Texts: (tentative) Selections from Latin crusade chronicles; Autobiography of Usamah; Selections from Arab historians of the crusades; Anna Comnena, The Alexiad; Richard Coer de Lyon; Beha ad-Din, Biography of Saladin; Roman de Saladin; Sultan of Babylon; King of Tars; Ibn Fadlan, Journey to the Rus; secondary readings. 

Digital Media: (tentative) The Sheik; Kismet; Aladdin; Lawrence of Arabia; Saladin (Chahine’s); Kingdom of Heaven; The Kingdom; Paradise Now; Caramel; Axis of Evil comedy tour.

Requirements & Grading: Course requirements: a term paper of at least 12 pages (50%), 1 or 2 in-class presentations (30%), attendance (10%) and active participation (10%).

E 360S • Mong/Nom/Musl In Euro Mid Ages

36115 • Spring 2014
Meets M 600pm-900pm PAR 206
show description

Instructor:  Heng, G

Unique #:  36115

Semester:  Spring 2014

Cross-lists:  EUS 347

Prerequisites: Nine semester hours of coursework in English or rhetoric and writing.

Description: Although the Renaissance is widely characterized as the era in which the West initiated travel and contact with the rest of the world, Christian Europe in fact encountered global races from every part of the world very much earlier, during what is commonly called its Middle Ages—through trade, missionary activity, war, diplomacy, and even imaginary kinds of voyaging.

This course looks at how medieval contact and encounter is depicted in literary texts, with a focus on the international populations that made the greatest impact on the consciousness of the Latin West: Mongols, Nomads, and Muslims. We’ll consider Europe’s responses to the steppe peoples who periodically emerged from Central Asia and swept westward—occupying lands, transforming cultures, and changing the face of the earth—by reading accounts of Mongolian habits and practices, written by Franciscan friars and traveling merchants, who had to make sense of such foreign peoples. We’ll follow changes in such depictions over time, as the foreign becomes the familiar.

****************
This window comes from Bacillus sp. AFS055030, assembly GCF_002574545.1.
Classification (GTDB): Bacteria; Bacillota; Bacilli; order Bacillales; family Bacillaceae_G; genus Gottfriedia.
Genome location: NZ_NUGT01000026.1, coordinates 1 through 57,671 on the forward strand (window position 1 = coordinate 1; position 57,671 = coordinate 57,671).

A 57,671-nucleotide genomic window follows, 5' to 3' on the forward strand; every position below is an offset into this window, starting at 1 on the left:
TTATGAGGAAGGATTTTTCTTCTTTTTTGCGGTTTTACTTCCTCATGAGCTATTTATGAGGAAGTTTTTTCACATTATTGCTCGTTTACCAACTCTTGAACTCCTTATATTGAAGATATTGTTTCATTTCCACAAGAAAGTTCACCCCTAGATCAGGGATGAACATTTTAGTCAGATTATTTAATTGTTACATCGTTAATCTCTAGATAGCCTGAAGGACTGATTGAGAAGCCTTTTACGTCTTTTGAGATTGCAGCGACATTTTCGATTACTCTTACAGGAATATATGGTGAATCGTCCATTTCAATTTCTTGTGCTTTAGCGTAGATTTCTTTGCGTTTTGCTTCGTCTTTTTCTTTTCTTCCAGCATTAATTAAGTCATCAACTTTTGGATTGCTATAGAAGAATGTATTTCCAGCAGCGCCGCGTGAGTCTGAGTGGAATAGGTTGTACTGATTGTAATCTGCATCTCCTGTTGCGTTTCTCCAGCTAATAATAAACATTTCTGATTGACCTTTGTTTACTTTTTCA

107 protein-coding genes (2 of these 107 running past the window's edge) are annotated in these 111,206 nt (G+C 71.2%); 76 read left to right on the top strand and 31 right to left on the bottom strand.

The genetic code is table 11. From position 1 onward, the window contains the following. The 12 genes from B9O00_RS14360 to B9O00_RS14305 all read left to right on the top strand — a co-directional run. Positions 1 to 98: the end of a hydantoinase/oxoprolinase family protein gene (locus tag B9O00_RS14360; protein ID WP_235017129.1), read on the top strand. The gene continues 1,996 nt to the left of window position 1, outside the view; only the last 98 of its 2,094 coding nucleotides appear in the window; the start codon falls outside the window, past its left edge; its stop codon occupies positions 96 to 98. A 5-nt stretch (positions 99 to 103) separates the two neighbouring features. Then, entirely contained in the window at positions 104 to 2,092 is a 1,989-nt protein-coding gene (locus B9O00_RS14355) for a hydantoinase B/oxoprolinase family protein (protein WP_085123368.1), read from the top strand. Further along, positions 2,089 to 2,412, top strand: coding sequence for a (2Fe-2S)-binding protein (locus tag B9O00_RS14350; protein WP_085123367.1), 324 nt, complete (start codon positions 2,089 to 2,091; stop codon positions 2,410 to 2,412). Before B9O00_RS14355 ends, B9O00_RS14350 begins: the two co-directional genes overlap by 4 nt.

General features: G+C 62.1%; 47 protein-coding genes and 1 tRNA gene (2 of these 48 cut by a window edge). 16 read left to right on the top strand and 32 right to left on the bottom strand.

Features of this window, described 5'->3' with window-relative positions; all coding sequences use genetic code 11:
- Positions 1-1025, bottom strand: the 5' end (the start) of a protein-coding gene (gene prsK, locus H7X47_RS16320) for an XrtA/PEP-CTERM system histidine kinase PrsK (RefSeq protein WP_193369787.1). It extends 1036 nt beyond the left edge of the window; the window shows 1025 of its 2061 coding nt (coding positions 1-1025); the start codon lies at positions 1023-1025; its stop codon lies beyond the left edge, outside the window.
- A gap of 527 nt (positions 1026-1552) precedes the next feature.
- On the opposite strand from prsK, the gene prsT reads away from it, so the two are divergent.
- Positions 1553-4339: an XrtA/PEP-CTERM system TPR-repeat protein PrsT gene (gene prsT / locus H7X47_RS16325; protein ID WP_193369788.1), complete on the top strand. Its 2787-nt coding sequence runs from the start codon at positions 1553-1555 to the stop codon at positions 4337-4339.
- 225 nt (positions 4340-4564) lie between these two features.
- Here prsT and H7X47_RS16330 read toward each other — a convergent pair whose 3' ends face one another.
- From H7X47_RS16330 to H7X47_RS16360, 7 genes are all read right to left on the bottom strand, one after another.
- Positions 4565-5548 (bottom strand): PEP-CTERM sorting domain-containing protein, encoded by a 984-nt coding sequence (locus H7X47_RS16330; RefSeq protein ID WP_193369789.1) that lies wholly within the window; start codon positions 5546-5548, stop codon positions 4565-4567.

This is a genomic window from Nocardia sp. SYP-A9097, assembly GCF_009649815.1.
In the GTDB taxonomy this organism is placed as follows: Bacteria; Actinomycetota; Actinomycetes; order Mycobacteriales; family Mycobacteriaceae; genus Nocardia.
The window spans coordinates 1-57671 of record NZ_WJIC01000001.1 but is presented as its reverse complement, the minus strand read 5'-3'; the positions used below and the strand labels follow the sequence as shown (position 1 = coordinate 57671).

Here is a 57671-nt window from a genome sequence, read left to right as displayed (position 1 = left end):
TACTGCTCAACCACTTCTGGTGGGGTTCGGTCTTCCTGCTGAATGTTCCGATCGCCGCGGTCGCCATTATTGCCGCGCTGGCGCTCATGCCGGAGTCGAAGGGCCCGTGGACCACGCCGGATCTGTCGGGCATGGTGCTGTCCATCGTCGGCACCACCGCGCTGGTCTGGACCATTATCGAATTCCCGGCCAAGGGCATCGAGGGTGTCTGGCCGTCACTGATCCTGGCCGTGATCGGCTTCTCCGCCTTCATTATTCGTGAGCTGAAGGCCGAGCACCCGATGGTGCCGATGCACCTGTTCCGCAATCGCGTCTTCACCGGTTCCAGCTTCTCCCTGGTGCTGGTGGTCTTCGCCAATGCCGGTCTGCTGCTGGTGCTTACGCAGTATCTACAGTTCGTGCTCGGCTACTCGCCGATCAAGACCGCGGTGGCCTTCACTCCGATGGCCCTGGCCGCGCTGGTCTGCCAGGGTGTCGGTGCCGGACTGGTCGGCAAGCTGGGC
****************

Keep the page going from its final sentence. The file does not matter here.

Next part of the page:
We’ll also see how Muslims—the international enemy and main competitor of the West during centuries of crusades—trouble the European imagination, and how Europe itself, especially northern and Eastern Europe, appeared to Islamic travelers. Questions we will ask include the following: how does the West make sense of people who appear unimaginably strange, when encountered for the first time? What helps to bridge otherness and difference between cultures and populations, and what conditions ensure failure or success? What role did religion play? How did gender figure in such encounters? Ultimately, we will ask: what did it mean to be human, in different parts of the world?

Possible Texts (subject to change): John of Plano Carpini’s History of the Mongols; William of Rubruck’s Travels; Franciscan letters; Ordoric of Pordenone’s Description of the World; The Secret History of the Mongols (selections); Mongol (film); Marco Polo’s Travels; The Book of Sir John Mandeville; Ibn Fadlan’s Journey to Russia and Scandinavia; The Sultan of Babylon; Chaucer’s Man of Law’s Tale, Squire’s Tale; Emare; The Letter of Prester John; Floris and Blancheflor.

Requirements & Grading: a term paper of at least 12 pages (50%), 1 or 2 in-class presentations (30%), attendance (10%) and active participation (10%). Texts listed are suggestive, not final.